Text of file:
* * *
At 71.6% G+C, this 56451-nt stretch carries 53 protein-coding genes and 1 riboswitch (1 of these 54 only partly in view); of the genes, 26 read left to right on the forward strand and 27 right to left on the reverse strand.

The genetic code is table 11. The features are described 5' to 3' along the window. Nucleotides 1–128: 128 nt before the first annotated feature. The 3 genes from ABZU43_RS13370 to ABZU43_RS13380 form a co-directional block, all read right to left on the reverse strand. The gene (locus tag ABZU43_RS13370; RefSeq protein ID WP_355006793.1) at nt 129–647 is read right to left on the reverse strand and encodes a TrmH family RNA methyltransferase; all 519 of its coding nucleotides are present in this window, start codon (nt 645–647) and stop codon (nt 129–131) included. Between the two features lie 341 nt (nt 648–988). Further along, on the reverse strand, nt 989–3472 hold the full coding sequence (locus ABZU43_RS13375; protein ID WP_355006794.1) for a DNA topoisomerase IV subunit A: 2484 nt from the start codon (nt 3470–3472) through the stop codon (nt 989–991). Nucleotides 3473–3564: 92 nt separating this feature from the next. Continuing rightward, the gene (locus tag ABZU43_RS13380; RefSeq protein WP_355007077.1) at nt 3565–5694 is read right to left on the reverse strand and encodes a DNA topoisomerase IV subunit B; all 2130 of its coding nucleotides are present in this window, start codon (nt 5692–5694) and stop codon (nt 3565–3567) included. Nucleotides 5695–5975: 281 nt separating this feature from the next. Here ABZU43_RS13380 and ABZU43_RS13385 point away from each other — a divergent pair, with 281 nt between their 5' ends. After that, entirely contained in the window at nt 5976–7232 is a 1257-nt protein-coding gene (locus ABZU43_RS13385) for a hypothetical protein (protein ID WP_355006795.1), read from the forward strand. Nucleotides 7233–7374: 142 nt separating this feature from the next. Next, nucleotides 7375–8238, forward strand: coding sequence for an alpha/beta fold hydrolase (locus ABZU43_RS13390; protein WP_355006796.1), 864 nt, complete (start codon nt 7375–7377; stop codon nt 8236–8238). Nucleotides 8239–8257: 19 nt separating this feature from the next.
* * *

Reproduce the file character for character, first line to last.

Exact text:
At 71.6% G+C, this 56451-nt stretch carries 53 protein-coding genes and 1 riboswitch (1 of these 54 only partly in view); of the genes, 26 read left to right on the forward strand and 27 right to left on the reverse strand.

The genetic code is table 11. The features are described 5' to 3' along the window. Nucleotides 1–128: 128 nt before the first annotated feature. The 3 genes from ABZU43_RS13370 to ABZU43_RS13380 form a co-directional block, all read right to left on the reverse strand. The gene (locus tag ABZU43_RS13370; RefSeq protein ID WP_355006793.1) at nt 129–647 is read right to left on the reverse strand and encodes a TrmH family RNA methyltransferase; all 519 of its coding nucleotides are present in this window, start codon (nt 645–647) and stop codon (nt 129–131) included. Between the two features lie 341 nt (nt 648–988). Further along, on the reverse strand, nt 989–3472 hold the full coding sequence (locus ABZU43_RS13375; protein ID WP_355006794.1) for a DNA topoisomerase IV subunit A: 2484 nt from the start codon (nt 3470–3472) through the stop codon (nt 989–991). Nucleotides 3473–3564: 92 nt separating this feature from the next. Continuing rightward, the gene (locus tag ABZU43_RS13380; RefSeq protein WP_355007077.1) at nt 3565–5694 is read right to left on the reverse strand and encodes a DNA topoisomerase IV subunit B; all 2130 of its coding nucleotides are present in this window, start codon (nt 5692–5694) and stop codon (nt 3565–3567) included. Nucleotides 5695–5975: 281 nt separating this feature from the next. Here ABZU43_RS13380 and ABZU43_RS13385 point away from each other — a divergent pair, with 281 nt between their 5' ends. After that, entirely contained in the window at nt 5976–7232 is a 1257-nt protein-coding gene (locus ABZU43_RS13385) for a hypothetical protein (protein ID WP_355006795.1), read from the forward strand. Nucleotides 7233–7374: 142 nt separating this feature from the next. Next, nucleotides 7375–8238, forward strand: coding sequence for an alpha/beta fold hydrolase (locus ABZU43_RS13390; protein WP_355006796.1), 864 nt, complete (start codon nt 7375–7377; stop codon nt 8236–8238). Nucleotides 8239–8257: 19 nt separating this feature from the next.